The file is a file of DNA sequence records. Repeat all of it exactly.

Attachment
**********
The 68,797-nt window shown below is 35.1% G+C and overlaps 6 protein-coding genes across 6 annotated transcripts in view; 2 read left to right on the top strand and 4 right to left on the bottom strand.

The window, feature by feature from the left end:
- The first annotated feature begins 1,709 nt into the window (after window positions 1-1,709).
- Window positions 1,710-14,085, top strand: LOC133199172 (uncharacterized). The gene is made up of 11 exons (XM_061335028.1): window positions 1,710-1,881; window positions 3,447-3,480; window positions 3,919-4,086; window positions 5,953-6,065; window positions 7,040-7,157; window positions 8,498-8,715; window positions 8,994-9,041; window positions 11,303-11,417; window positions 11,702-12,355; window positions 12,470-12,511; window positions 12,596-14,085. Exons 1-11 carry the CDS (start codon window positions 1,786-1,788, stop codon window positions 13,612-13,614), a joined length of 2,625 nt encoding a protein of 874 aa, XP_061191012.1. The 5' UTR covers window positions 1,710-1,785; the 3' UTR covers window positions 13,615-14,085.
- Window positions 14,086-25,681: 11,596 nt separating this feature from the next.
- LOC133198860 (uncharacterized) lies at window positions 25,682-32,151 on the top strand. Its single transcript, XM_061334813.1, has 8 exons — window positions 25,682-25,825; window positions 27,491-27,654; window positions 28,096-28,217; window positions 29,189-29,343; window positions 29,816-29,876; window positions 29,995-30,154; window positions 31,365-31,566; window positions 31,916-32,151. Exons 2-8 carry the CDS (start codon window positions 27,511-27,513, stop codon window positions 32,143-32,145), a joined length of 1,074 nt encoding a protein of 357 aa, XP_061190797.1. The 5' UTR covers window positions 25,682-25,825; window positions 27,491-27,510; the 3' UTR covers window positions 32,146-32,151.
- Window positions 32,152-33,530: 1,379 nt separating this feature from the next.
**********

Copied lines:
The 68,797-nt window shown below is 35.1% G+C and overlaps 6 protein-coding genes across 6 annotated transcripts in view; 2 read left to right on the top strand and 4 right to left on the bottom strand.

The window, feature by feature from the left end:
- The first annotated feature begins 1,709 nt into the window (after window positions 1-1,709).
- Window positions 1,710-14,085, top strand: LOC133199172 (uncharacterized). The gene is made up of 11 exons (XM_061335028.1): window positions 1,710-1,881; window positions 3,447-3,480; window positions 3,919-4,086; window positions 5,953-6,065; window positions 7,040-7,157; window positions 8,498-8,715; window positions 8,994-9,041; window positions 11,303-11,417; window positions 11,702-12,355; window positions 12,470-12,511; window positions 12,596-14,085. Exons 1-11 carry the CDS (start codon window positions 1,786-1,788, stop codon window positions 13,612-13,614), a joined length of 2,625 nt encoding a protein of 874 aa, XP_061191012.1. The 5' UTR covers window positions 1,710-1,785; the 3' UTR covers window positions 13,615-14,085.
- Window positions 14,086-25,681: 11,596 nt separating this feature from the next.
- LOC133198860 (uncharacterized) lies at window positions 25,682-32,151 on the top strand. Its single transcript, XM_061334813.1, has 8 exons — window positions 25,682-25,825; window positions 27,491-27,654; window positions 28,096-28,217; window positions 29,189-29,343; window positions 29,816-29,876; window positions 29,995-30,154; window positions 31,365-31,566; window positions 31,916-32,151. Exons 2-8 carry the CDS (start codon window positions 27,511-27,513, stop codon window positions 32,143-32,145), a joined length of 1,074 nt encoding a protein of 357 aa, XP_061190797.1. The 5' UTR covers window positions 25,682-25,825; window positions 27,491-27,510; the 3' UTR covers window positions 32,146-32,151.
- Window positions 32,152-33,530: 1,379 nt separating this feature from the next.